WASHINGTON • Chief executive officers are losing their jobs over ethical breaches, a new study has found.
The rising numbers are not necessarily pointing to increased corporate misbehaviour, but to the fact that CEOs are being held to a higher standard of accountability, a report in the Wall Street Journal stated.
The study by Strategy&, the strategy consulting arm of auditing firm PricewaterhouseCoopers, found that although firings have been on the decline, CEO ousters were climbing mainly because of ethical lapses - either their own improper conduct or that of their employees.
Such forced exits rose to 5.3 per cent in the period from 2012 to last year, up from 3.9 per cent during the previous five years. Overall, around 20 per cent of CEO exits in the past five years were forced.
The study cross-referenced company disclosures on CEO departures with reports in the media and interviews by CEOs with sources inside or familiar with the companies. An announced resignation was counted as an ouster if it was established that the CEO left under pressure, the WSJ report said.
Strategy& found that bosses of large companies appear more likely to be ousted due to scandal than their counterparts at smaller firms. Among the largest United States and European companies by market value, the share of corporate chieftains forced to leave because of ethical lapses rose to 7.8 per cent of CEO departures between 2012 and last year, compared with 4.6 per cent in the previous five years.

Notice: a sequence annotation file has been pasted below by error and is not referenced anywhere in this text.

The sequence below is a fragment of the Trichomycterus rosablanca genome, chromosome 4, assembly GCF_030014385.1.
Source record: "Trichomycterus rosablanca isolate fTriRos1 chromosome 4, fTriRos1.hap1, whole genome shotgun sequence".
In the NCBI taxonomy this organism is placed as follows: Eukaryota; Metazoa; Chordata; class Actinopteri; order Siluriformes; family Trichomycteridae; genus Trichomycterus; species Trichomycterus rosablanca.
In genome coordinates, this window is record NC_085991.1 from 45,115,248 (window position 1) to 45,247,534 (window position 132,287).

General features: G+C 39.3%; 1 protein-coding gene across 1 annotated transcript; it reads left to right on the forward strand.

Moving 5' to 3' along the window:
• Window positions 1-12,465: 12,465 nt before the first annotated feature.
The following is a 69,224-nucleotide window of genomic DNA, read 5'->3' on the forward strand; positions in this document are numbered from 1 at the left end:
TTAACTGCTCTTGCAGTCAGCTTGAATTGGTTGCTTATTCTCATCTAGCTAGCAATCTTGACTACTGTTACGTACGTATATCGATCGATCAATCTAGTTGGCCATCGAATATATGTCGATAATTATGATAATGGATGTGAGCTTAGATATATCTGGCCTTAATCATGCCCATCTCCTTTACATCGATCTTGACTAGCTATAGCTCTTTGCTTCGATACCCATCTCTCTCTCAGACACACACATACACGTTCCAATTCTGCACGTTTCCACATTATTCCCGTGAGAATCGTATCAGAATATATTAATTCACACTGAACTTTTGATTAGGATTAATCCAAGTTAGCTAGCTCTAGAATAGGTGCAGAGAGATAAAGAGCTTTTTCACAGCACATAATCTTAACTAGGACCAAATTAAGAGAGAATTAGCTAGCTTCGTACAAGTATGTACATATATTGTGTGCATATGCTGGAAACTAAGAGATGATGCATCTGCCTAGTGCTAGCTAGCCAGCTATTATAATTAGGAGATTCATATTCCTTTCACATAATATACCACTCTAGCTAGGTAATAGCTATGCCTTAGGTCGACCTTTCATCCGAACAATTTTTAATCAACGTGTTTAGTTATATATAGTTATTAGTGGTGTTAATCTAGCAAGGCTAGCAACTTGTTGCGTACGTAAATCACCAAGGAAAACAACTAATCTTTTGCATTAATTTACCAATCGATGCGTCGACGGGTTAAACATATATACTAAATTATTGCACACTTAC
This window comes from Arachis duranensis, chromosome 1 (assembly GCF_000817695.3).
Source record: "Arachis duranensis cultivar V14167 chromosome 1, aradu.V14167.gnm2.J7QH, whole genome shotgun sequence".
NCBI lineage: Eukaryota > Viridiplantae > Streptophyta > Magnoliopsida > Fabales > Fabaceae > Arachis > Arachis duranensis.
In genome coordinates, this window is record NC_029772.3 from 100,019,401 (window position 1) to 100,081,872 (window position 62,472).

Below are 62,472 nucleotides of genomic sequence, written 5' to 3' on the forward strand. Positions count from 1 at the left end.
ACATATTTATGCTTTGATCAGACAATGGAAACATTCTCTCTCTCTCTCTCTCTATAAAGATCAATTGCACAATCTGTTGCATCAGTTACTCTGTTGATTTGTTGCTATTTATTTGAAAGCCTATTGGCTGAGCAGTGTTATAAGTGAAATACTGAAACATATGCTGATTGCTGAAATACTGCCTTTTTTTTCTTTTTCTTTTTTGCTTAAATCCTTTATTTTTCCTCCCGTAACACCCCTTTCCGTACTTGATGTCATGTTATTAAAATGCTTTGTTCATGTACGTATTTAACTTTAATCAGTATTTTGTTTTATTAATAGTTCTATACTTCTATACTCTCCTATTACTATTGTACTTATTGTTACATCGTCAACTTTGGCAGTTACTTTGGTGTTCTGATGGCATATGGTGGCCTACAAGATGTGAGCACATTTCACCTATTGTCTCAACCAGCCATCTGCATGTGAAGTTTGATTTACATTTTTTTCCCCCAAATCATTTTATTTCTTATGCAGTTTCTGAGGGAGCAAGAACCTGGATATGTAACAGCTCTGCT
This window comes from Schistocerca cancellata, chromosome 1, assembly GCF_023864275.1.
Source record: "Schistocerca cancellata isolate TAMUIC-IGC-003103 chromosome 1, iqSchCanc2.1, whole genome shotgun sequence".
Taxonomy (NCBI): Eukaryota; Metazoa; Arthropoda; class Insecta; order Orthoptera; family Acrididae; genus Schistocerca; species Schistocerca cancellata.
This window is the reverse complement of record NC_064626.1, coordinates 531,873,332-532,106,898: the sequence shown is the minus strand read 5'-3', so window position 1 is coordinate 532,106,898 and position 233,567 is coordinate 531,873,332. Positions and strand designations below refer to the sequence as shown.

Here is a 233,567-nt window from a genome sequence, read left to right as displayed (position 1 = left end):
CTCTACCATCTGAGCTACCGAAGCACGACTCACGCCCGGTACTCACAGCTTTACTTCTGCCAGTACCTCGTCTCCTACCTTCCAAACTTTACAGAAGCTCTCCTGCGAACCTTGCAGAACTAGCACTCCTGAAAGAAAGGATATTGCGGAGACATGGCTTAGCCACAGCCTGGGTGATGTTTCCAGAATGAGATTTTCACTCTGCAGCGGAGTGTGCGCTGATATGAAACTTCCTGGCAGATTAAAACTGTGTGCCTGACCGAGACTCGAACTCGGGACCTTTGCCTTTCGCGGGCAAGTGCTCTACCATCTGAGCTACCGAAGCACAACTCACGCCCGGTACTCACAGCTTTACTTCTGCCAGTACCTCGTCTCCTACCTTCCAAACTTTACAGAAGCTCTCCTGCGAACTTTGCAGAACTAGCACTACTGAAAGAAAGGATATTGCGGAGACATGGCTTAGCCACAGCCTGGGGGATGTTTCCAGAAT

DIFFERENT CORPORATE CLIMATE
A decade ago, (a board) might have slowly pushed the CEO out. You cannot do that now because of the Internet.''
MR PATRICK QUINLAN, CEO of ethics and compliance software company Convercent.
Strategy& partner Per-Ola Karlsson said that the rise of social media, waning public trust since the 2008 financial crisis and stringent regulation are making the bosses more accountable, and that it is unlikely companies are involved in more wrongdoing.
Mr Patrick Quinlan, CEO of ethics and compliance software company Convercent, said those forces are pushing besieged CEOs out of jobs sooner rather than later.
"A decade ago, (a board) might have slowly pushed the CEO out," he said. "You cannot do that now because of the Internet."
Many chief executives have been forced out in recent years from large conglomerates.
Mr John Stumpf, chief executive of embattled bank Wells Fargo, for instance, announced his retirement last year, a month after regulators hit the bank with a fine for improper sales tactics by its employees. He disclosed that 5,300 of its workers had been fired in recent years for the wrong practices.
In US congressional hearings, Mr Stumpf apologised and took responsibility for the scandal.
In 2015, Volkswagen CEO Martin Winterkorn resigned days after the carmaker's emission-cheating scandal broke. Mr Winterkorn had said that he was not aware the company had used software to cheat on diesel emission levels, according to the WSJ report.